How Putin has created the mirage of media pluralism in Russia

These developments have been especially troubling given the state of other media options in Russia. He says Timchenko was replaced with a new editor-in-chief, “who was known to be, so-to-speak, the Kremlin’s guy.”
Those still working inside Russia have had many more difficulties, says Gorbachev.  
Gorbachev says there are any number of ways journalists are under threat — “either through your business, like hurting your business — your media business — or the primary business of your owner. America Abroad   is an award-winning documentary radio program that takes an in-depth look at one critical issue in international affairs and US   foreign policy every month.  
“The internet is still relatively free. If you want, if I could use the expression nourishing of civil society, the democratic idea, democratic culture, ideas that would be useful in public policy for opposition parties and politicians, either not so much or he who pursues those courses runs afoul of authorities and can be pressured, intimidated   or end up in jail.”
Anne Garrels, a former NPR foreign correspondent, says it’s still possible to find independent news online but it comes with a few big caveats. It’s a very effective way of dealing with it.”
But despite these risks, Gorbachev notes   that there are still some journalists doing good work. Not at all like the Soviet Union, lots on offer. He has decided that mass media is very important in Russia, television.   
“Putin is not the leader of the Soviet Union and that is meant in more ways than one. This is not a communist totalitarian state in a pre-high-tech era where he could block, and jam, and manage, and control the information space. What he’s done is he’s created the image or the idea of pluralism.”
Still, Gedmin says print publications are limited in their scope of coverage. In Russia, while some direct censorship does occur, a bigger issue is self-censorship; people are afraid of the ramifications of writing or saying something that may offend the government. It was founded in 2014 by Galina Timchenko, the former head of, one of Russia’s biggest news websites. He notes in November, Igor Sechin, a close friend of Russian President Vladimir Putin and head of the state-owned oil company Rosneft, won a high-profile lawsuit against the Russian newspaper Vedomosti. But what has he done?  

A screenshot of the article in the Russian newspaper Vedomosti   about Igor Sechin, says in Russian, “Material removed by the court.”  



Gorbachev considers the verdict against Vedomosti   an affront to all Russian journalists. Or through direct censorship, blocking some websites or demanding some websites that, for example, they delete articles because of privacy violations.”
Meduza covers Russian politics from Latvia, outside the reach of the Russian government. Gorbachev notes that if Sechin, one of the most powerful men in the country, can hide behind libel laws, that makes it nearly impossible to hold accountable any of Russia’s elite. Timchenko was fired following Lenta’s publication of an interview with a Ukrainian far-right nationalist leader, which included a link to a profile that a media regulator said promoted “ethnic hatred.” Gorbachev was also working at Lenta at the time. Sechin was incensed that the paper published a story about an expensive country house he owns.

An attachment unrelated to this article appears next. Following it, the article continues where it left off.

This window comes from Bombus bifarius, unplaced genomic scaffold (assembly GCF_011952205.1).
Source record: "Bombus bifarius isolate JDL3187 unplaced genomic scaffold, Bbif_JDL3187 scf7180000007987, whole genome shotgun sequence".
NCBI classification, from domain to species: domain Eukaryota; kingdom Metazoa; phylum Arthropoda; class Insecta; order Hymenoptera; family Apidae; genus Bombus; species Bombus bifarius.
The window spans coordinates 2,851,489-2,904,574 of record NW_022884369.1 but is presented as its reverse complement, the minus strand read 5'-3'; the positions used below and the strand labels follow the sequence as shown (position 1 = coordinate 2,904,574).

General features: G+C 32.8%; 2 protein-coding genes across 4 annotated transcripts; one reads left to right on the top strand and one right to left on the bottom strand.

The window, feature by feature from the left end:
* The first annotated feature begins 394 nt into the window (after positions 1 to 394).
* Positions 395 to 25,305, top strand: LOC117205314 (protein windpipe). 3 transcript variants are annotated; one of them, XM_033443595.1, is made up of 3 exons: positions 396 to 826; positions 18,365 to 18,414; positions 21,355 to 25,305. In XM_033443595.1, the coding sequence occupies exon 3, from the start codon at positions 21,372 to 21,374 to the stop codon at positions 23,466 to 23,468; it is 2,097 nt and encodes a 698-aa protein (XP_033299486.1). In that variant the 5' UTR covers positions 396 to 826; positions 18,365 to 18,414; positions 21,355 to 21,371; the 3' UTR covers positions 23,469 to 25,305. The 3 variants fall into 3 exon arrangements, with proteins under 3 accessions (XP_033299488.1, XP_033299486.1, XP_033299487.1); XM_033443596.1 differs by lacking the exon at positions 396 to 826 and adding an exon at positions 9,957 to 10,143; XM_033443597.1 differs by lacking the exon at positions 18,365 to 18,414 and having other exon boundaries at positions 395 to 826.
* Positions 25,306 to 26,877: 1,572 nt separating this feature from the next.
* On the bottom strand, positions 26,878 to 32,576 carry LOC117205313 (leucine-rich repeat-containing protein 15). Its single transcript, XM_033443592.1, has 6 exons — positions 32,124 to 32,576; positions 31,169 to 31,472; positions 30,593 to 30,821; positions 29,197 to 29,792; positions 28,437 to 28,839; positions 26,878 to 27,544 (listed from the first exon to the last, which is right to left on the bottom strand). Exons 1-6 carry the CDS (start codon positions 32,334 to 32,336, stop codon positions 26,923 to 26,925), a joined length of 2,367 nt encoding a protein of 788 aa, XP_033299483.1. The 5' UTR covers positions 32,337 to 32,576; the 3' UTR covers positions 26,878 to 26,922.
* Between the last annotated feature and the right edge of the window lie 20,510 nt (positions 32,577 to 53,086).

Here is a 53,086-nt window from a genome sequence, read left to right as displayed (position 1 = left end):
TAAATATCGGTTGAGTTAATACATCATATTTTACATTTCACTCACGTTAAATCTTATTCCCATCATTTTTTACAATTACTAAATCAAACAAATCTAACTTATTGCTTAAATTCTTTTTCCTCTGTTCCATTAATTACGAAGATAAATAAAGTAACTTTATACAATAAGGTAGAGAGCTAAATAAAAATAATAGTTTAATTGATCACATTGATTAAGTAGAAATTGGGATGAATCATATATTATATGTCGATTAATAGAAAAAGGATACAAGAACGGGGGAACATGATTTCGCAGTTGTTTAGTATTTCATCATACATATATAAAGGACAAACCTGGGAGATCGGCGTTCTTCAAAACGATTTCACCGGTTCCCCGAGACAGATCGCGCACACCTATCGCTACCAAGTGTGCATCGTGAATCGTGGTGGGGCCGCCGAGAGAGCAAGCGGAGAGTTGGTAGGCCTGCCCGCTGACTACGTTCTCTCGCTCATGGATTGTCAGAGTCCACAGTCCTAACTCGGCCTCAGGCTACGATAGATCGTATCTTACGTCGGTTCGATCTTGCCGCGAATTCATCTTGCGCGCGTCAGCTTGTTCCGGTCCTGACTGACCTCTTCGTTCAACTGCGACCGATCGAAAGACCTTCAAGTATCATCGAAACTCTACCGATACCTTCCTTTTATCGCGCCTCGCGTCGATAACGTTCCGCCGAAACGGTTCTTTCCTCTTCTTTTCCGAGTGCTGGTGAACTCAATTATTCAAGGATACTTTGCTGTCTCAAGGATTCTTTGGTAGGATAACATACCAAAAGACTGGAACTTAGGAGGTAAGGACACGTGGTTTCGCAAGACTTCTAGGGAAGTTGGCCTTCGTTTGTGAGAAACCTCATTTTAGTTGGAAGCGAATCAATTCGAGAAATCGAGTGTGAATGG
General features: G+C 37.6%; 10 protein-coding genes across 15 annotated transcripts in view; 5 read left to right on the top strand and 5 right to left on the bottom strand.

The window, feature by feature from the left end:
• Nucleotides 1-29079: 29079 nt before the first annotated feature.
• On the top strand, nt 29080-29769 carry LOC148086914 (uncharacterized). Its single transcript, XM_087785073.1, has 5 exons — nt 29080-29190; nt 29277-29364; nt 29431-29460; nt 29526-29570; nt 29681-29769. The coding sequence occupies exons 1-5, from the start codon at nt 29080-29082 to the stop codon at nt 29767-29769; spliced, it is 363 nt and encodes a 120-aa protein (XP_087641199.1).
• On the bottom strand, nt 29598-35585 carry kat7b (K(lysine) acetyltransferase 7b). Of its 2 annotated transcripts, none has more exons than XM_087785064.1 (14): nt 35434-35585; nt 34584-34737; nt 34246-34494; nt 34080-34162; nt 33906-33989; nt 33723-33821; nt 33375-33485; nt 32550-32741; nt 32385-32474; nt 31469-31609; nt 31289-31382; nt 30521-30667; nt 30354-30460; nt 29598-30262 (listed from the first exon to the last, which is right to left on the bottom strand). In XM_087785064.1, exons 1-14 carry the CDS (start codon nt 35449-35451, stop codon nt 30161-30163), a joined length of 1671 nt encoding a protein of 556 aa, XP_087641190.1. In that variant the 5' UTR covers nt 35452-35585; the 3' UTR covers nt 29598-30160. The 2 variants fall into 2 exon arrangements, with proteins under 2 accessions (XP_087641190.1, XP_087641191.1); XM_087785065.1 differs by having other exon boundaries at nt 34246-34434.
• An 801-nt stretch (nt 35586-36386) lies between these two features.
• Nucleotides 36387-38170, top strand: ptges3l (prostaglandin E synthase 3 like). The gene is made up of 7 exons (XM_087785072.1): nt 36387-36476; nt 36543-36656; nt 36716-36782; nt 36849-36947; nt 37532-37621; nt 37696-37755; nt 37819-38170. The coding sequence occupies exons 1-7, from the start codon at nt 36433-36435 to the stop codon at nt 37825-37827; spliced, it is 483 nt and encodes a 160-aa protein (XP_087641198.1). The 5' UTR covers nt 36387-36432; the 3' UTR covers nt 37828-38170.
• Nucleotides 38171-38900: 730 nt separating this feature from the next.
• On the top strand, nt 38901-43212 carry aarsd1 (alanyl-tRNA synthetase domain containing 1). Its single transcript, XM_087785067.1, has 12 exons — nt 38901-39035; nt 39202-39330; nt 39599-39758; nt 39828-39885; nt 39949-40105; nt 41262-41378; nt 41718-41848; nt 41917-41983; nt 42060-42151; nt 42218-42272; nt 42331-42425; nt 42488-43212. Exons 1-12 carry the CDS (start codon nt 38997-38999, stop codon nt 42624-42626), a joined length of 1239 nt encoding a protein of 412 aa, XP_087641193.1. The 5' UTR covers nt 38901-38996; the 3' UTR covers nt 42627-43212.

“I think I painted a pretty grim picture, I wouldn’t say that it’s as grim as it may seem. You can follow them on   Facebook, talk to them on   Twitter, and subscribe to their   weekly newsletter   for updates. There are, not many, but, a bunch of very good independent news organizations in Russia, like newspapers, websites that do investigative stuff, dig things about corruption and power abuse.”
The question remains, how long will these organizations be able to last? There are discussions there, but anybody who begins to become too popular, who begins to challenge the authorities in a real way, will certainly find himself under threat, usually by the tax police. He says that because much of television and radio is state-run, print is one of the last bastions of independent journalism. 41. Freedom of the press is a right ingrained in Americans. The US was No. According to Reporters Without Borders, in 2016 Russia ranked 148 out of 180 nations in terms of press freedom. In Russia, press freedoms can’t be taken for granted. He has decided that small print publications with modest circulation where intellectuals publish is less important, tolerate that a little bit.  
“There ain’t much to it when you scratch the surface because, in Russia, if you want to have information about cars, or sports, or fashion, or entertainment, or travel, there’s lots of it. The court found the article violated Sechin’s right to privacy and not only ordered the online article removed but also demanded all surviving copies of the newspaper containing the article be destroyed. He   and many of his colleagues quit their jobs after Timchenko’s firing, because they felt they would not be allowed to be independent. “The Russian judicial system is pretty much very corrupted and mostly controlled by the government,” says Gorbachev. “It’s harder than before to practice independent journalism, just because there are a lot of ways that the government can basically confront you,” says Aleksandr Gorbachev, features editor at Meduza, an independent news outlet. Jeffrey Gedmin is a nonresident senior fellow for the Future Europe Initiative at the Atlantic Council and a former president of Radio Free Europe/Radio Liberty.

Germany struggles with the issue of deportations